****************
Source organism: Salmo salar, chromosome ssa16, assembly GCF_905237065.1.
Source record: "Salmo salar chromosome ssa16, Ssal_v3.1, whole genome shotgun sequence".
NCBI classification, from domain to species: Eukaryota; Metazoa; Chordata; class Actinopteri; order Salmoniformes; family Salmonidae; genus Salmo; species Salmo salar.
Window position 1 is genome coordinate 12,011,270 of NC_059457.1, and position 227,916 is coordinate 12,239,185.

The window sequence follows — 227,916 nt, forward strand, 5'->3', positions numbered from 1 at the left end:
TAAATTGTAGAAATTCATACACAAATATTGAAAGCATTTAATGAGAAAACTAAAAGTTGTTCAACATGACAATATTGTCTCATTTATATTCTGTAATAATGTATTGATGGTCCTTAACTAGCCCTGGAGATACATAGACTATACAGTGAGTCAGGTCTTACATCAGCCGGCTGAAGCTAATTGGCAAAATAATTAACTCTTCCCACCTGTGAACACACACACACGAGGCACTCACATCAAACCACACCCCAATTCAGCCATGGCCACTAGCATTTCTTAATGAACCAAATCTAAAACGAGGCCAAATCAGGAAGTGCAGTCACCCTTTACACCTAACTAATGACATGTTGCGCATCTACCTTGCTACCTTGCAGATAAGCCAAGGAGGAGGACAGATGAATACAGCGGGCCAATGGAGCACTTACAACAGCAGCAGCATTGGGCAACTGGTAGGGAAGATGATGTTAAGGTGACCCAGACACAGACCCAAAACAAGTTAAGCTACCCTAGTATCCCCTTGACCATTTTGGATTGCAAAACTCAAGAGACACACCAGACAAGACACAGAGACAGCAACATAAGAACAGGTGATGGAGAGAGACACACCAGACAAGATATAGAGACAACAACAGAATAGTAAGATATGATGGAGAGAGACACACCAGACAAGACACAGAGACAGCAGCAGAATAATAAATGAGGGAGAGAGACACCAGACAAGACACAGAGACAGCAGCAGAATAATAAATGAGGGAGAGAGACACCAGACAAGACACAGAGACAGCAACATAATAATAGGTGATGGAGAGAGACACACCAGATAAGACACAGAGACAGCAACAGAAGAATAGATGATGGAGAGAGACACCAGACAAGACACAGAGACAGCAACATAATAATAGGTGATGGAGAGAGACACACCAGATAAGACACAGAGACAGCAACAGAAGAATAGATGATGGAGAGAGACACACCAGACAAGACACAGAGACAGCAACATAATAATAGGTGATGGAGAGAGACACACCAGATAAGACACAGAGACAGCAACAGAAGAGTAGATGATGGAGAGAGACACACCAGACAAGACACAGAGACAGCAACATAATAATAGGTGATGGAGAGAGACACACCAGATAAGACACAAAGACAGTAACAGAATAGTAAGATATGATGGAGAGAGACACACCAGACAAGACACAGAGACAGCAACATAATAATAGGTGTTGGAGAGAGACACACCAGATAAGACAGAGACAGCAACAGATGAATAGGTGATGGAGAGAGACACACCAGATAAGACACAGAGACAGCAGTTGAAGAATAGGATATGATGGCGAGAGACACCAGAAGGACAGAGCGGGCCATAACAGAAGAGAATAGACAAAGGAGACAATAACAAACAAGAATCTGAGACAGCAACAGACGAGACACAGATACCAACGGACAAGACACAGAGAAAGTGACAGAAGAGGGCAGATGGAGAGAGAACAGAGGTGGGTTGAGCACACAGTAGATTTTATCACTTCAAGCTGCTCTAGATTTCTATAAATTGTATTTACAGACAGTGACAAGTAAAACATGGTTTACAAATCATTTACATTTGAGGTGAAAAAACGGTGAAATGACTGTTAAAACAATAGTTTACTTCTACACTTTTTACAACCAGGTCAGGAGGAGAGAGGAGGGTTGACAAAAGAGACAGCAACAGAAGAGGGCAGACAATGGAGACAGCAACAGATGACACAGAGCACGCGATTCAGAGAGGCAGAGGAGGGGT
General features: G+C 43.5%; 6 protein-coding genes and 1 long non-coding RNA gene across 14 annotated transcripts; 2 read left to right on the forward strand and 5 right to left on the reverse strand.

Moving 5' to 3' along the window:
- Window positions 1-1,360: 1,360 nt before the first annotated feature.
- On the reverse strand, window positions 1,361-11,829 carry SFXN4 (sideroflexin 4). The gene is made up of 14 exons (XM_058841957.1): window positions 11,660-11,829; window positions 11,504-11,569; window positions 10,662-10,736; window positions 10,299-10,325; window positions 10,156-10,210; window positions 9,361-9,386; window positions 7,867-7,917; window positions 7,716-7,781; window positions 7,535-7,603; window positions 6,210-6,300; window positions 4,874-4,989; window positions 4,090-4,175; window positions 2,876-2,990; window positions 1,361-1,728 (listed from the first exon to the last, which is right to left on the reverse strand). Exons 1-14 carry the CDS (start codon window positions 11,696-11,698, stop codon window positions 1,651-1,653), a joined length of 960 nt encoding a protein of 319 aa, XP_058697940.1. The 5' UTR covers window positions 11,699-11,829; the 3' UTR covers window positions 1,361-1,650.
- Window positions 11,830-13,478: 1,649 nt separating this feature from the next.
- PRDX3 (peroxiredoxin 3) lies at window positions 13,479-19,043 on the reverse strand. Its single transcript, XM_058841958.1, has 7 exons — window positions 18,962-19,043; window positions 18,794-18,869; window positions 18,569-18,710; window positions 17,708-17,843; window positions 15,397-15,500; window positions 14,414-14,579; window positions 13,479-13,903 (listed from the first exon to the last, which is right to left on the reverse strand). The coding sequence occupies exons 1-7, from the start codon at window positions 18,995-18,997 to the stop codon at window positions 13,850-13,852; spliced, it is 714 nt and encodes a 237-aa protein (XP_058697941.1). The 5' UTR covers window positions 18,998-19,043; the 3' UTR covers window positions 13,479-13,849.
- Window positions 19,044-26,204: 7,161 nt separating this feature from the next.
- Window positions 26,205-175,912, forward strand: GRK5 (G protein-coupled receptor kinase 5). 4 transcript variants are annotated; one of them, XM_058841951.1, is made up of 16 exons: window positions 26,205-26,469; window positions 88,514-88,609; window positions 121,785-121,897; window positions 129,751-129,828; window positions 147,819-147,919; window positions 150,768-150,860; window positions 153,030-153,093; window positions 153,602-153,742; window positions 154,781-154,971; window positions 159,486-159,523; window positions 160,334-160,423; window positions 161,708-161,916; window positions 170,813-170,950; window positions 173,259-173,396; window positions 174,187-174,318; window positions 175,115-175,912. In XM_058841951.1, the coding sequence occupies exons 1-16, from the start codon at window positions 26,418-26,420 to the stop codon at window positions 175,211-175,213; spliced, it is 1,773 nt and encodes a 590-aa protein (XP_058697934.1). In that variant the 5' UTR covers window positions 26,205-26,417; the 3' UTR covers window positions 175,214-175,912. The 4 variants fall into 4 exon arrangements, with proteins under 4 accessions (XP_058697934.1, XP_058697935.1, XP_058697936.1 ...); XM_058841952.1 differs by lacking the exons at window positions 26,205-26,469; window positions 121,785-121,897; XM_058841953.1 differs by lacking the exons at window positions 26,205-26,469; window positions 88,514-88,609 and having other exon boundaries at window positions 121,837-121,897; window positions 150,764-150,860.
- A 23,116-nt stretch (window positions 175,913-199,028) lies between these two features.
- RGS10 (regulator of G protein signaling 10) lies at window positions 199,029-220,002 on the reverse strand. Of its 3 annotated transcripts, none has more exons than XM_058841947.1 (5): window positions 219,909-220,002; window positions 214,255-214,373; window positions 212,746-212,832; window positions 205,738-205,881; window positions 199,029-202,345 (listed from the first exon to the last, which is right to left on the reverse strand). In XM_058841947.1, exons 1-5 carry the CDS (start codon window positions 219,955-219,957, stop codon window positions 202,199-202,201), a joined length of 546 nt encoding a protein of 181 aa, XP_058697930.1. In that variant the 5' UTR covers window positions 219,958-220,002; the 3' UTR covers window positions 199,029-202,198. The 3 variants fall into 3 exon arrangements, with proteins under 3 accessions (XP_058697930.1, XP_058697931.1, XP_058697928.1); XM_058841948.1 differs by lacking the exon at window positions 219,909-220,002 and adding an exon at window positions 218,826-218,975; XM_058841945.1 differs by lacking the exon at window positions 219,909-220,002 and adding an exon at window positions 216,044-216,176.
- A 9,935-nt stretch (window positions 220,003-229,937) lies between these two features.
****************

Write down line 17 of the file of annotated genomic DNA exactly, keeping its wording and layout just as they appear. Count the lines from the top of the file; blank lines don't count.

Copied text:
- A 9,935-nt stretch (window positions 220,003-229,937) lies between these two features.